National Parliament wants MPs to take English classes to improve their literacy

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National Parliament wants MPs to take English classes to improve their literacy

November 15,2021—The South Sudan Reconstituted Transitional National Legislative Assembly calls on members of parliament (MPs) to take English Language courses to improve their speaking and reading skills in Queen’s language.

Candidates enrolled into foreign at Ministry of Foreign Affairs and International Cooperation sitting for written exam at the Ministry of Foreign Affairs

Speaking at an event last week, the Secon
Deputy Speaker for Administration and Finance at the Reconstituted Transitional National Legislative Assembly, Awerial Aluong, challenged her fellow lawmakers to enroll in English Language courses to improve their literacy.

According to Hon. Awerial, some of the parliamentarians are facing difficulties in participating in deliberations which are usually done in English as the official language in the assembly.

While some members of the public are asking the parliament to use translation software to help them express themselves, others say it is essential for members of the house to be fluent in English language for them to understand and enact bills for the betterment of the country.

According to those who speak well in English, some of their colleagues become a big embracement to themselves and the parliament when they can’t express themselves well both in English and Arabic.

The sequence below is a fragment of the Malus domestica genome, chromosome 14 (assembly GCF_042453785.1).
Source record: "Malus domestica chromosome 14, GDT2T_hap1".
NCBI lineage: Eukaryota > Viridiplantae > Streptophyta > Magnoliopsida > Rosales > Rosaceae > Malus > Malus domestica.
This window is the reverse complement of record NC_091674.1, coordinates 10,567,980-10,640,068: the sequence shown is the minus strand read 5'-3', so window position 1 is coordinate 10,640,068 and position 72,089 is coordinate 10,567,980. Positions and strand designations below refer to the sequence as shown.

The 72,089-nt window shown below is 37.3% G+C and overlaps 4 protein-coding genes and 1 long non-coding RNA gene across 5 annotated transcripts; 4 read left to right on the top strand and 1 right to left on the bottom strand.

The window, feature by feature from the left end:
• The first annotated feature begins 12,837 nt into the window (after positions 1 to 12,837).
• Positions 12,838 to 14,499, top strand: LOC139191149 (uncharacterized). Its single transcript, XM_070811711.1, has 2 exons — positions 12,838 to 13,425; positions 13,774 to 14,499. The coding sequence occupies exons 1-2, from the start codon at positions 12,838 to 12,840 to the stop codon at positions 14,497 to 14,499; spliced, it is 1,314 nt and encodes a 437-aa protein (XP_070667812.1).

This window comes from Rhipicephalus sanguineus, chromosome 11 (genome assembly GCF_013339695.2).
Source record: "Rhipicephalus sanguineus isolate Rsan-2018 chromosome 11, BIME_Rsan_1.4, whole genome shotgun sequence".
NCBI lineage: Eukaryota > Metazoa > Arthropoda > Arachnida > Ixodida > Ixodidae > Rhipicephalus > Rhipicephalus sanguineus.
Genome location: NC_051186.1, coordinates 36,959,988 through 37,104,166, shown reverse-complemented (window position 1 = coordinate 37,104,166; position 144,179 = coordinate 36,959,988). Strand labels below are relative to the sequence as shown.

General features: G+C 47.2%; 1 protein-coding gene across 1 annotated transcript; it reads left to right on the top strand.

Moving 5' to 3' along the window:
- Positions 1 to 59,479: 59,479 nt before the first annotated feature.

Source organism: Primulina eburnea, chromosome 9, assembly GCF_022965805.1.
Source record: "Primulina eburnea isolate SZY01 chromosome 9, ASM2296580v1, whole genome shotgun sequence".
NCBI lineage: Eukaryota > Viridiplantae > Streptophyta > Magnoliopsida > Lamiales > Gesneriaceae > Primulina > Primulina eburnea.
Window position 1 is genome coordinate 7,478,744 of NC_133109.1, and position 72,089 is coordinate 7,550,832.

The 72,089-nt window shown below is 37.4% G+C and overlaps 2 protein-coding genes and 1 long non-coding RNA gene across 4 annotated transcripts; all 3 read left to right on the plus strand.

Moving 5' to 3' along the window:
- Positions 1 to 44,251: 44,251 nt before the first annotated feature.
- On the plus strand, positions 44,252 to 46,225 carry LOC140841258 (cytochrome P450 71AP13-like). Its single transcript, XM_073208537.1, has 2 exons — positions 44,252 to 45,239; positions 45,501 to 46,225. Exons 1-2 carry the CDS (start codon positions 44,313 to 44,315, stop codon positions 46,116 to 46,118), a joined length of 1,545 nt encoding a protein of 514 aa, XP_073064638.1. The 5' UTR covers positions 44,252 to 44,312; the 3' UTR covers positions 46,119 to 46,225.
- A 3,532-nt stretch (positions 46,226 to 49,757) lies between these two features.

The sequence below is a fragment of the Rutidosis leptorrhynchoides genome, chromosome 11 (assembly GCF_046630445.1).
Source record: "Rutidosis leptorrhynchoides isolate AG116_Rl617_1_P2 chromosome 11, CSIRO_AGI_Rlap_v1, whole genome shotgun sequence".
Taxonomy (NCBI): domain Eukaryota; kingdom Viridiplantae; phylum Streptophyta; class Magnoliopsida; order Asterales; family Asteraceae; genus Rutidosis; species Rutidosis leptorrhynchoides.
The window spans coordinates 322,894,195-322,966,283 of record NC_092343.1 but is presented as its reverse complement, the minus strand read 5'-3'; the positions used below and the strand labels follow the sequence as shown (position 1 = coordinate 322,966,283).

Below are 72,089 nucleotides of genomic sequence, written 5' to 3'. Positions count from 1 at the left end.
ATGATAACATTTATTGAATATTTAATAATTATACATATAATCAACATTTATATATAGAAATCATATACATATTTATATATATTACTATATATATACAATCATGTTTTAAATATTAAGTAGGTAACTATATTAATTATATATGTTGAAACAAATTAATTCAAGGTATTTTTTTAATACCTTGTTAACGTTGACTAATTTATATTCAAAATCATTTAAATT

“He has done well. Some of them are embarrassing themselves and the country,”one of the commentators said.

In response to Deputy Speaker’s demands, some MPs are resisting the call to take English courses saying as long as those who are not fluent in the national language can express themselves in their dialects, they can be interpreted to pass across their arguments.

“The deputy speaker must be new in that parliament, the conduct of business allows any member to communicate in any language that they know better as long as they take permission from the speaker, then the speaker will ask for translation. It is not a law that they have to use English,” argues another MP, who refused to be identified due to fear of reprisal.

The lawmaker argues that it might be important for MPs to communicate in English but that will only be important when the lawmakers need to interact with foreigners especially outside the country.

He said the reason why English is the official language in the country is aimed to encourage Parliamentarians to have little foundation in English speaking so that it won’t be difficult for them to communicate with foreigners during foreign missions.

“The fact that English is the official language in this country, the reason can be to enable members to have a medium of communication when sent on foreign missions,” another thought.

According to the latest reports, most of the South Sudanese Parliamentarians have only primary and secondary school certificates and majority can speak well in English.

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